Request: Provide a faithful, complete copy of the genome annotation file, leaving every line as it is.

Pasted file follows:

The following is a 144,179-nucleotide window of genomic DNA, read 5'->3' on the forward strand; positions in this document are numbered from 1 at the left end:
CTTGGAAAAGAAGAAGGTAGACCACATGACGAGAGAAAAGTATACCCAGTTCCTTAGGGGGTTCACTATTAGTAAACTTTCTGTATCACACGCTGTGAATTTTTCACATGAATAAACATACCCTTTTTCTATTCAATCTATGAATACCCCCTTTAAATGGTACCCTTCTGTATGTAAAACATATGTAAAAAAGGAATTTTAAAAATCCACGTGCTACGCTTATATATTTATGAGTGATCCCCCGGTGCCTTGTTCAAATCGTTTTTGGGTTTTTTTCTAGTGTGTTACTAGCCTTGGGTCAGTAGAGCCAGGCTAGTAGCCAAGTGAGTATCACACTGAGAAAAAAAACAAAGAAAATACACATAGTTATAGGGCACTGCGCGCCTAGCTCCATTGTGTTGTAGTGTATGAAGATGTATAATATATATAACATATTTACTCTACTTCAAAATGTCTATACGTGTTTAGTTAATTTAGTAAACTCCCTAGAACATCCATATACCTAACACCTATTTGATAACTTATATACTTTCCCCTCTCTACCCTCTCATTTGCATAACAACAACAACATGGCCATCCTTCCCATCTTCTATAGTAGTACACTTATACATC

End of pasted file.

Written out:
The following is a 144,179-nucleotide window of genomic DNA, read 5'->3' on the forward strand; positions in this document are numbered from 1 at the left end:
CTTGGAAAAGAAGAAGGTAGACCACATGACGAGAGAAAAGTATACCCAGTTCCTTAGGGGGTTCACTATTAGTAAACTTTCTGTATCACACGCTGTGAATTTTTCACATGAATAAACATACCCTTTTTCTATTCAATCTATGAATACCCCCTTTAAATGGTACCCTTCTGTATGTAAAACATATGTAAAAAAGGAATTTTAAAAATCCACGTGCTACGCTTATATATTTATGAGTGATCCCCCGGTGCCTTGTTCAAATCGTTTTTGGGTTTTTTTCTAGTGTGTTACTAGCCTTGGGTCAGTAGAGCCAGGCTAGTAGCCAAGTGAGTATCACACTGAGAAAAAAAACAAAGAAAATACACATAGTTATAGGGCACTGCGCGCCTAGCTCCATTGTGTTGTAGTGTATGAAGATGTATAATATATATAACATATTTACTCTACTTCAAAATGTCTATACGTGTTTAGTTAATTTAGTAAACTCCCTAGAACATCCATATACCTAACACCTATTTGATAACTTATATACTTTCCCCTCTCTACCCTCTCATTTGCATAACAACAACAACATGGCCATCCTTCCCATCTTCTATAGTAGTACACTTATACATC